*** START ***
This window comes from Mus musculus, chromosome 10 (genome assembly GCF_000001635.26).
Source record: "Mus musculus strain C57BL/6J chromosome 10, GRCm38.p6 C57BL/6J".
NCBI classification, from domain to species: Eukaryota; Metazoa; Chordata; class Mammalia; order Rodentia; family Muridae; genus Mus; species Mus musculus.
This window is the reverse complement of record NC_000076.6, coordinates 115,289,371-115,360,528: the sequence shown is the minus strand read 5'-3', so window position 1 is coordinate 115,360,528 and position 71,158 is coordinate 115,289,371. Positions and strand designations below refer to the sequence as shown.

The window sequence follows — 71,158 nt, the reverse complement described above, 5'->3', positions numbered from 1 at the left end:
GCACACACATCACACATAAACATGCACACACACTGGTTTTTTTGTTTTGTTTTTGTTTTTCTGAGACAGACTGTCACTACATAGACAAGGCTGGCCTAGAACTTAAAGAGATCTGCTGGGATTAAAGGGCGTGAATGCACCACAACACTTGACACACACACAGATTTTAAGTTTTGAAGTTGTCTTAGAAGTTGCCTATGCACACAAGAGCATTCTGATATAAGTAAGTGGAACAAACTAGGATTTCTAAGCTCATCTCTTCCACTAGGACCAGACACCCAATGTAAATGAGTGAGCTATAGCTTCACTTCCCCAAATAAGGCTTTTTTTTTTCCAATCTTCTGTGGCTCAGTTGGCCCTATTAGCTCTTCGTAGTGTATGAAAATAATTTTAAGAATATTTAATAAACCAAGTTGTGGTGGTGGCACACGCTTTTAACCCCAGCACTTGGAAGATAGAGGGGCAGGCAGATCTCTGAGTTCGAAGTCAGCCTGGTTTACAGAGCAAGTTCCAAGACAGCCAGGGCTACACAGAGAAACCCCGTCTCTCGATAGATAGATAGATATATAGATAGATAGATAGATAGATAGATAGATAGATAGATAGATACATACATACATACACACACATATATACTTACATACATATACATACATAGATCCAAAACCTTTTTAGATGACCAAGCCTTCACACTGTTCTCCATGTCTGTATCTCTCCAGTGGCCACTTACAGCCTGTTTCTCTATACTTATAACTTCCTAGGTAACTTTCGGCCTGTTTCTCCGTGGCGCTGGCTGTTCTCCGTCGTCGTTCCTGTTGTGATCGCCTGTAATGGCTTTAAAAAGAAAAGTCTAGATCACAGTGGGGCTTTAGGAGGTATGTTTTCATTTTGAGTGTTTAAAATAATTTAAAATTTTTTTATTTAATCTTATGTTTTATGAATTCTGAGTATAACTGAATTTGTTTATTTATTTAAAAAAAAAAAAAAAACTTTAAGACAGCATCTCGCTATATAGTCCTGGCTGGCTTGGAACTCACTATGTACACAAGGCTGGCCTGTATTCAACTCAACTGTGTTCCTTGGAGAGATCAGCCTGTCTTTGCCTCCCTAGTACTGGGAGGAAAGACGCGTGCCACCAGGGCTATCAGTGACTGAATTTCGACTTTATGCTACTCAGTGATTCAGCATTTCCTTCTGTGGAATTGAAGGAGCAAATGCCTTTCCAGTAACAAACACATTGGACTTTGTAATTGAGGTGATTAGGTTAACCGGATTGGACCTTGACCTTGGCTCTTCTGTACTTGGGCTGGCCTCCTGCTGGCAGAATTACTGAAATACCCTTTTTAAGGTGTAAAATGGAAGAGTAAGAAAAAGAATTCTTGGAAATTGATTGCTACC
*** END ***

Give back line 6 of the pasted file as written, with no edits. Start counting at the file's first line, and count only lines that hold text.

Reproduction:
GCACACACATCACACATAAACATGCACACACACTGGTTTTTTTGTTTTGTTTTTGTTTTTCTGAGACAGACTGTCACTACATAGACAAGGCTGGCCTAGAACTTAAAGAGATCTGCTGGGATTAAAGGGCGTGAATGCACCACAACACTTGACACACACACAGATTTTAAGTTTTGAAGTTGTCTTAGAAGTTGCCTATGCACACAAGAGCATTCTGATATAAGTAAGTGGAACAAACTAGGATTTCTAAGCTCATCTCTTCCACTAGGACCAGACACCCAATGTAAATGAGTGAGCTATAGCTTCACTTCCCCAAATAAGGCTTTTTTTTTTCCAATCTTCTGTGGCTCAGTTGGCCCTATTAGCTCTTCGTAGTGTATGAAAATAATTTTAAGAATATTTAATAAACCAAGTTGTGGTGGTGGCACACGCTTTTAACCCCAGCACTTGGAAGATAGAGGGGCAGGCAGATCTCTGAGTTCGAAGTCAGCCTGGTTTACAGAGCAAGTTCCAAGACAGCCAGGGCTACACAGAGAAACCCCGTCTCTCGATAGATAGATAGATATATAGATAGATAGATAGATAGATAGATAGATAGATAGATAGATACATACATACATACACACACATATATACTTACATACATATACATACATAGATCCAAAACCTTTTTAGATGACCAAGCCTTCACACTGTTCTCCATGTCTGTATCTCTCCAGTGGCCACTTACAGCCTGTTTCTCTATACTTATAACTTCCTAGGTAACTTTCGGCCTGTTTCTCCGTGGCGCTGGCTGTTCTCCGTCGTCGTTCCTGTTGTGATCGCCTGTAATGGCTTTAAAAAGAAAAGTCTAGATCACAGTGGGGCTTTAGGAGGTATGTTTTCATTTTGAGTGTTTAAAATAATTTAAAATTTTTTTATTTAATCTTATGTTTTATGAATTCTGAGTATAACTGAATTTGTTTATTTATTTAAAAAAAAAAAAAAAACTTTAAGACAGCATCTCGCTATATAGTCCTGGCTGGCTTGGAACTCACTATGTACACAAGGCTGGCCTGTATTCAACTCAACTGTGTTCCTTGGAGAGATCAGCCTGTCTTTGCCTCCCTAGTACTGGGAGGAAAGACGCGTGCCACCAGGGCTATCAGTGACTGAATTTCGACTTTATGCTACTCAGTGATTCAGCATTTCCTTCTGTGGAATTGAAGGAGCAAATGCCTTTCCAGTAACAAACACATTGGACTTTGTAATTGAGGTGATTAGGTTAACCGGATTGGACCTTGACCTTGGCTCTTCTGTACTTGGGCTGGCCTCCTGCTGGCAGAATTACTGAAATACCCTTTTTAAGGTGTAAAATGGAAGAGTAAGAAAAAGAATTCTTGGAAATTGATTGCTACC